On top of that, Conquest will also have objectives, again mimicking the old Assault blueprint. As you push forward and take control of certain bunkers, missions will pop up both for your team and your opponents. "They're sort of mirrored," says Morris, "so it might be 'defend this bridge' for one team and 'attack it' for the other. The missions will focus the battle on these hot-spots, though if you just want to try and capture bunkers and push your front line, you can do that too."
Another part of the strategy involves the introduction of deployable items, such as spy robots and automated turrets. The idea is to give you a greater range of roles to play, like spy, commando and engineer, without going as far as creating specific character classes.
"Another aspect is the commander role," continues Morris, "which any sort of RTS-meets-first-person-shooter game flirts with. It's not as elaborate as Savage, where you have to have a commander, a research tree and all that. We want a sort of mid-level commander role, who has some overview of the battle and who's able to facilitate collaboration."
Interestingly, the aim is not to pull the commander out of the world and give him a top-down view as in BF2, but to keep him very much within the game. It would be a role you could step into and out of as easily as, say, picking up a scoped rifle and deciding to be a sniper.
"We're still figuring out exactly how we'll do it," admits Steve Polge, "but maybe there's some bunkers that are command bunkers, where there are screens displaying various information about the battle. Being a commander just means you choose to go there and monitor these screens, then convey the information to your team."
Like the other game modes, Conquest will take advantage of the power of UE3 to produce some unprecedented effects. Not only will the battlefield be vast, with streaming levels and no loading times, but the appearance of the terrain will alter as the battle rages back and forth. For example, as territory moves from human control into the hands of the evil Necris (alien baddie replacements for the Skaarj), the ground will blacken, grass will wither and trees will corrupt out of shape. "Hopefully it will be a stunning transformation," says Morris, "but it also means you'll be able to eyeball the map to see who controls what. It's an elegant and visually interesting way of doing that."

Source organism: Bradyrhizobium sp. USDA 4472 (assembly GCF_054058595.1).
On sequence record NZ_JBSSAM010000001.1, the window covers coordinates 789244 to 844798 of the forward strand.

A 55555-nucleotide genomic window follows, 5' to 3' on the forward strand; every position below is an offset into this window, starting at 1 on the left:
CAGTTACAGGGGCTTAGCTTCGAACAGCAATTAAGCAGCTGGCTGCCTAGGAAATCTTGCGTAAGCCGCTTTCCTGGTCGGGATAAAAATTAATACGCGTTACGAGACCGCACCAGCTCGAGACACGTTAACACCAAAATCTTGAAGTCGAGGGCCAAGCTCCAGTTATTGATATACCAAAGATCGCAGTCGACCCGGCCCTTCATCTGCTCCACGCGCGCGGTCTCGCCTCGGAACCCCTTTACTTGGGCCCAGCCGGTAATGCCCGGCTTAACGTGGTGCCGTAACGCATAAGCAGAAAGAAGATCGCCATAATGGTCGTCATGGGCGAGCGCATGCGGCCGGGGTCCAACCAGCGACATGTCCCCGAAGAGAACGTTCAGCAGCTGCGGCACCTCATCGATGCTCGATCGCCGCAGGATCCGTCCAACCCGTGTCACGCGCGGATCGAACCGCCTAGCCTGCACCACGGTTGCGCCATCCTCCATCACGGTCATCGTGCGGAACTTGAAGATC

At this point we're very much ready to see the game in action, so without further chat, lead level designer Jim Brown fires up one of the new maps. Sitting back, I grip the sides of my chair and prepare to be blown away. Unfortunately, there's not a lot to see. The level is uniformly grey and boxlike, with no textures, minimal detail and not an enemy in sight.
"Remember, the programming is significantly ahead of the art," laughs producer Jeff Morris. "It's not pretty right now - we do this first to get the gameplay right. We've always had a rule with UT - it has to be playable every day, and when it's just basic cubes and basic shapes like this, it's really easy to change on-the-fly and then test again."
"This map is a good example," adds Brown. "This is Deck16, a map that's appeared in every iteration of UT. It's a very familiar space and it helps us gauge how the game actually feels."
This dedication to playtesting is clearly a sound policy, and one that pays huge dividends in the final product; but I'm nonetheless relieved when Brown loads up a slightly more advanced map. Still a work in progress, it does at least display some of the detail and intricacy we expect from a new UT. "Once we're happy with the gameplay, we start building up detail in a map and working with the art team to create a theme. Just as an example of how things are going, this hallway has... Well... Considerably more polygons than an entire map used to. I'd venture to say two to three times more than an entire map in UT2004."